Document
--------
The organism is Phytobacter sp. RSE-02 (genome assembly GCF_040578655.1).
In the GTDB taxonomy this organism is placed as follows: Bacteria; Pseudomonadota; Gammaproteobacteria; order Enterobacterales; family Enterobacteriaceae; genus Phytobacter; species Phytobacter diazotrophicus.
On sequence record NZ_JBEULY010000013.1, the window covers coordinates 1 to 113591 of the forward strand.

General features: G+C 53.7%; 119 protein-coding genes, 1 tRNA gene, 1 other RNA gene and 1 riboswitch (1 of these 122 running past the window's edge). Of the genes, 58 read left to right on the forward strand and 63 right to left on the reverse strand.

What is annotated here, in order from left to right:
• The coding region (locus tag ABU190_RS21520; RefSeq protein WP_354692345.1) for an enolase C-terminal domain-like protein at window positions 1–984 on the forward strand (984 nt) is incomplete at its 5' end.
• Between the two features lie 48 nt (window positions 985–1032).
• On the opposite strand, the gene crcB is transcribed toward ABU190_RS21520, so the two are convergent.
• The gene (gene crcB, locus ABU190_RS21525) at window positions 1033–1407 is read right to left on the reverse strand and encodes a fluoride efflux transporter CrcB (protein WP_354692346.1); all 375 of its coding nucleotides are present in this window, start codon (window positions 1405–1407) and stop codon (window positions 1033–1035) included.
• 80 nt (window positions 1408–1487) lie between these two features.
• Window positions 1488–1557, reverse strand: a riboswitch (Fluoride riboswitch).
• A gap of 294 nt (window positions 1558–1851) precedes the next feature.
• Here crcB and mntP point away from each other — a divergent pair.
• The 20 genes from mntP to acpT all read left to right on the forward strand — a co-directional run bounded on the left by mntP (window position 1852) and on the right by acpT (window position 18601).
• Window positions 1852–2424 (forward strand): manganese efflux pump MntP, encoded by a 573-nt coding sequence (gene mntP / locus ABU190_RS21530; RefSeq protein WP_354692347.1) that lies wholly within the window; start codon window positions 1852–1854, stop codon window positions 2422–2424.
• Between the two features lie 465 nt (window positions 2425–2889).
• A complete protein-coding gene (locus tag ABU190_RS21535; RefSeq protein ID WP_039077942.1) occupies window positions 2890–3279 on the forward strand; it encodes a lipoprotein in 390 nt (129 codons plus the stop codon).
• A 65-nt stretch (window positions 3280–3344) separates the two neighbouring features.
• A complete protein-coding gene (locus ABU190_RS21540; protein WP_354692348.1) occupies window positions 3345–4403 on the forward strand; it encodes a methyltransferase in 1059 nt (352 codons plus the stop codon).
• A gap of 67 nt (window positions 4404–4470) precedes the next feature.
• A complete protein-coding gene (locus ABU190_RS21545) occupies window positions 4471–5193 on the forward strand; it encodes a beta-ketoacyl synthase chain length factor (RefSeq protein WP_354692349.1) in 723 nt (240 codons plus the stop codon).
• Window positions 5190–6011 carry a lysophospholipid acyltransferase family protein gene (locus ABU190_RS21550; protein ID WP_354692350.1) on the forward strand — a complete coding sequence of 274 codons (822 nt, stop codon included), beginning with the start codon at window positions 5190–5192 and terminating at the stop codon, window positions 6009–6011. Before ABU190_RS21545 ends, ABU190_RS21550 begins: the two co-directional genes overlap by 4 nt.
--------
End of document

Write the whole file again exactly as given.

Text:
The organism is Phytobacter sp. RSE-02 (genome assembly GCF_040578655.1).
In the GTDB taxonomy this organism is placed as follows: Bacteria; Pseudomonadota; Gammaproteobacteria; order Enterobacterales; family Enterobacteriaceae; genus Phytobacter; species Phytobacter diazotrophicus.
On sequence record NZ_JBEULY010000013.1, the window covers coordinates 1 to 113591 of the forward strand.

General features: G+C 53.7%; 119 protein-coding genes, 1 tRNA gene, 1 other RNA gene and 1 riboswitch (1 of these 122 running past the window's edge). Of the genes, 58 read left to right on the forward strand and 63 right to left on the reverse strand.

What is annotated here, in order from left to right:
• The coding region (locus tag ABU190_RS21520; RefSeq protein WP_354692345.1) for an enolase C-terminal domain-like protein at window positions 1–984 on the forward strand (984 nt) is incomplete at its 5' end.
• Between the two features lie 48 nt (window positions 985–1032).
• On the opposite strand, the gene crcB is transcribed toward ABU190_RS21520, so the two are convergent.
• The gene (gene crcB, locus ABU190_RS21525) at window positions 1033–1407 is read right to left on the reverse strand and encodes a fluoride efflux transporter CrcB (protein WP_354692346.1); all 375 of its coding nucleotides are present in this window, start codon (window positions 1405–1407) and stop codon (window positions 1033–1035) included.
• 80 nt (window positions 1408–1487) lie between these two features.
• Window positions 1488–1557, reverse strand: a riboswitch (Fluoride riboswitch).
• A gap of 294 nt (window positions 1558–1851) precedes the next feature.
• Here crcB and mntP point away from each other — a divergent pair.
• The 20 genes from mntP to acpT all read left to right on the forward strand — a co-directional run bounded on the left by mntP (window position 1852) and on the right by acpT (window position 18601).
• Window positions 1852–2424 (forward strand): manganese efflux pump MntP, encoded by a 573-nt coding sequence (gene mntP / locus ABU190_RS21530; RefSeq protein WP_354692347.1) that lies wholly within the window; start codon window positions 1852–1854, stop codon window positions 2422–2424.
• Between the two features lie 465 nt (window positions 2425–2889).
• A complete protein-coding gene (locus tag ABU190_RS21535; RefSeq protein ID WP_039077942.1) occupies window positions 2890–3279 on the forward strand; it encodes a lipoprotein in 390 nt (129 codons plus the stop codon).
• A 65-nt stretch (window positions 3280–3344) separates the two neighbouring features.
• A complete protein-coding gene (locus ABU190_RS21540; protein WP_354692348.1) occupies window positions 3345–4403 on the forward strand; it encodes a methyltransferase in 1059 nt (352 codons plus the stop codon).
• A gap of 67 nt (window positions 4404–4470) precedes the next feature.
• A complete protein-coding gene (locus ABU190_RS21545) occupies window positions 4471–5193 on the forward strand; it encodes a beta-ketoacyl synthase chain length factor (RefSeq protein WP_354692349.1) in 723 nt (240 codons plus the stop codon).
• Window positions 5190–6011 carry a lysophospholipid acyltransferase family protein gene (locus ABU190_RS21550; protein ID WP_354692350.1) on the forward strand — a complete coding sequence of 274 codons (822 nt, stop codon included), beginning with the start codon at window positions 5190–5192 and terminating at the stop codon, window positions 6009–6011. Before ABU190_RS21545 ends, ABU190_RS21550 begins: the two co-directional genes overlap by 4 nt.